There are two things that are annoying. It draws some of the narratives in the book that I wrote and also for myself. Family always asks about your dating life. They are constantly asking, “Is there anybody in your life? What happened to so and so? What happened to such and such?” That in and of itself is annoying. The other part of that, which is directly related to the first annoyance, why is that single’s dating life is public consumption for everybody in the family. We don’t ask married couples, “When was the last time you got some? Is it good? Is it not good?” With singles, we can think it’s okay to ask us those questions, which is greatly inappropriate.
The next time someone wants to ask you about your dating life, ask them, “When was the time your husband or your partner took you on a date? When’s the last time you all have some good sex?” It’s so inappropriate. Once you say that, they should feel the error in their ways but it doesn’t always happen that way. Those are like the two annoyances. It’s always about who you are dating. It doesn’t matter what I’ve done since last Thanksgiving. It always comes down to the Mrs. degree that I have. Not the PhD but the Mrs. degree, and that’s annoying for me.
I’m working on a book, and I have a character and call her Aunt Sally. You can imagine Aunt Sally. “Kris, how are you doing, dear?” You are like, “Things are great. I got tenure. My second book is coming out. I’ve got a trip here. I closed on a condo. I got a new puppy.” “Honey, that’s great but is there anyone special in your life?” It’s such a lack of awareness and, in ways, insensitive to where someone might be in life.
I like to quote this a lot. “Half of the American singles are not interested in dating or a relationship at the moment.” It’s so presumptuous to even assume. What else would you ask someone if half the people are not uninterested in that? The other one is, “You are so great, why are you single?” It’s well-intentioned but the implication is, “Kris, you seem like you have your life together. What’s wrong with you that you are not able to find someone special?”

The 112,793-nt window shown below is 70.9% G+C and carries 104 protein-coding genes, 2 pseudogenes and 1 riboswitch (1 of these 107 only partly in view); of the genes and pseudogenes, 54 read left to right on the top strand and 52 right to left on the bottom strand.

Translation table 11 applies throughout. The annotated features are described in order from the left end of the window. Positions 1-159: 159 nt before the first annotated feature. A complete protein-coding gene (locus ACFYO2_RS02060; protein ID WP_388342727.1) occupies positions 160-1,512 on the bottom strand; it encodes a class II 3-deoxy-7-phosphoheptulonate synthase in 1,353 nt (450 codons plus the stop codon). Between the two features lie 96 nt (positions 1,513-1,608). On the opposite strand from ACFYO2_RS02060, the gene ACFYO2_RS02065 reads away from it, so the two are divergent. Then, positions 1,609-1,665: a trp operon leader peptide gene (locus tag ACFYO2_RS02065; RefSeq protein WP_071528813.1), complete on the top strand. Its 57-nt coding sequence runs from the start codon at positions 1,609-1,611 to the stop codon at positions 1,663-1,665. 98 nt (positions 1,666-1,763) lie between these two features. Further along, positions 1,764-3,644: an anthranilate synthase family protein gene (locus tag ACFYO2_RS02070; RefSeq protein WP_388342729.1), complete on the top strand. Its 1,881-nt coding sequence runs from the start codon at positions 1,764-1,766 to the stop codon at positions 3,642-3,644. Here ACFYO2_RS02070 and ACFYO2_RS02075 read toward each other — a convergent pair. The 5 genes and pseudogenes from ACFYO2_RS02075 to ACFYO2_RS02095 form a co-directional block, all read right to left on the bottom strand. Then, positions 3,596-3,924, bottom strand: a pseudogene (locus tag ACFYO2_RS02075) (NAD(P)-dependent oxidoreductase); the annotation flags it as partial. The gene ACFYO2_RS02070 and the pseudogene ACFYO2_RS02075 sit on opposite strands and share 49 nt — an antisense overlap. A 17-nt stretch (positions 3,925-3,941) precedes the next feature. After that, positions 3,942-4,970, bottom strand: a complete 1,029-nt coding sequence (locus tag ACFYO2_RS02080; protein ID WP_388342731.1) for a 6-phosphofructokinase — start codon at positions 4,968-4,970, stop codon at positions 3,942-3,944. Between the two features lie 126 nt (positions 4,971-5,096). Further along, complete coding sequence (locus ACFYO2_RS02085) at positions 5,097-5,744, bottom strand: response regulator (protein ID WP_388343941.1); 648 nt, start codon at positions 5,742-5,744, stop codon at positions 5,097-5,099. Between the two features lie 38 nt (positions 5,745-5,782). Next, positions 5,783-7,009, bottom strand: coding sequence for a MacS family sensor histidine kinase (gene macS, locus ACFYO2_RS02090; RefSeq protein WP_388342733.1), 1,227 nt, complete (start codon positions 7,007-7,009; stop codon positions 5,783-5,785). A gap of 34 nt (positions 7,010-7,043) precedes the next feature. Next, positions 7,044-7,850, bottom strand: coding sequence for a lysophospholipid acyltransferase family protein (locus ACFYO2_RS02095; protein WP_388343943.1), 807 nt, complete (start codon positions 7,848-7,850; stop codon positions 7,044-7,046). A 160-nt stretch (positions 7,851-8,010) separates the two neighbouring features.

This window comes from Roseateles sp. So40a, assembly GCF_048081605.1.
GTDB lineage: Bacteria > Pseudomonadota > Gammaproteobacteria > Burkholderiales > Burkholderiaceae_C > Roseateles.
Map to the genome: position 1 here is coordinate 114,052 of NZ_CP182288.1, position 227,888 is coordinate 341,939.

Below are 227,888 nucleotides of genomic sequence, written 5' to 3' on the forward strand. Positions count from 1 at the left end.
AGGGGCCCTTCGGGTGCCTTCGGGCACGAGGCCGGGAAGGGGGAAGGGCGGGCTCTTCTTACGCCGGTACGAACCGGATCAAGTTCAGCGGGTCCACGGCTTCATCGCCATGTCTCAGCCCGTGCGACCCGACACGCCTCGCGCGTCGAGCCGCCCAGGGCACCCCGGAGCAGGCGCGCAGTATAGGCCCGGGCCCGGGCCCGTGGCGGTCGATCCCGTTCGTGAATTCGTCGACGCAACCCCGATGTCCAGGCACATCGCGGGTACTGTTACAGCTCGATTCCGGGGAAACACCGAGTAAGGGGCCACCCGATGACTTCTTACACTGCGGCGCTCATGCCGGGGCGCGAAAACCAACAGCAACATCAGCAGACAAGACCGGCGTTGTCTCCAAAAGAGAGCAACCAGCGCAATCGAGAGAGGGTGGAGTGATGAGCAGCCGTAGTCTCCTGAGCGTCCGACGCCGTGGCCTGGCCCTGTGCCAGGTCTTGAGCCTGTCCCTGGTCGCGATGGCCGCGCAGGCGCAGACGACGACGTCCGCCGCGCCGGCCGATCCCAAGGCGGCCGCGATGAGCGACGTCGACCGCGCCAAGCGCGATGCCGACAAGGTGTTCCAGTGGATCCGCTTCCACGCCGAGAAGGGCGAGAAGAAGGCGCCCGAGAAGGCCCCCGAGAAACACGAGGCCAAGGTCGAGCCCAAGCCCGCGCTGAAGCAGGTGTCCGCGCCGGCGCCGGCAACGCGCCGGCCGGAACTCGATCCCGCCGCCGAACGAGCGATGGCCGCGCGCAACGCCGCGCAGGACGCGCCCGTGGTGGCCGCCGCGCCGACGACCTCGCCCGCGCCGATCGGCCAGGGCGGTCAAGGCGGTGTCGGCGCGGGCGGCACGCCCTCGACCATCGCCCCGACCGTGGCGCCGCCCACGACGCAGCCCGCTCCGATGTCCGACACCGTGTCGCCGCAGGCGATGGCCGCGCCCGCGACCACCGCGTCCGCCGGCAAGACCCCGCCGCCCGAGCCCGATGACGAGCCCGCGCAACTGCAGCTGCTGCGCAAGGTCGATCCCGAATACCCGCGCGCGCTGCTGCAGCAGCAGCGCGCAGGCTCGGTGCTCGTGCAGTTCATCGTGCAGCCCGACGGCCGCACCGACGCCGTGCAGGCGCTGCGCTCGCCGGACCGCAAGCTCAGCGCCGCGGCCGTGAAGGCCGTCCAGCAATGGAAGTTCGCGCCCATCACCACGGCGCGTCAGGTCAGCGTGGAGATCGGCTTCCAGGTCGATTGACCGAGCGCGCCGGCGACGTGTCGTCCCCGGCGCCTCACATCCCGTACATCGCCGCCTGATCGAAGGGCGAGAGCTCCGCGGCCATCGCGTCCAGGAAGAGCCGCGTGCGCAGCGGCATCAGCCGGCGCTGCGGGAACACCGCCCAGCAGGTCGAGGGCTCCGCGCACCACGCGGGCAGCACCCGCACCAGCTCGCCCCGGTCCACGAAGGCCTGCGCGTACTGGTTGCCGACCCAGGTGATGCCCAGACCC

That’s usually implied or that’s explicitly said sometimes.
There’s the classic being seated at the kids’ table and getting the pullout couch, whereas other people get the guest bedroom because they are coupled up. Those things certainly exist. What other ones?
It’s funny with the one about sitting at the kids’ table. I’m not saying that that’s not true because I do want to talk about sociology. I don’t know if I’m sitting at the kids’ table because I’m single or if I’m sitting at the kids’ table because I want to talk about sociology but for some reason, I’m going to be at the kids’ table. I’m like, “Little kids, let’s talk about sociology.” They were like, “Auntie Kris. We want to eat our Turkey and dressing. I’m like, “No, let’s do this first.”
To your point, a lot of people probably have some of these similar annoyances or additional ones that they can add to the conversation and the list. We could have a running list but one of the things that are important is how we deal with those. Two points, one, however you deal with them, is how you deal with them. Don’t feel like you have to fight every single battle. If you are exhausted and don’t want to say anything, you just want to be, that’s perfectly fine. Don’t think there’s a certain thing that you have to say or do because that can become exhaustive.
I’m getting the sense that you probably say something.
To negate what I said, I’ve said this before, and I will say it again, one of the most benign responses you can give but is very effective is when someone says something that has this heteronormative relationship tone to it, you can always say, “What do you mean by that?”
I love this. I talk about it all the time. You’ve given me such a great gift with this saying.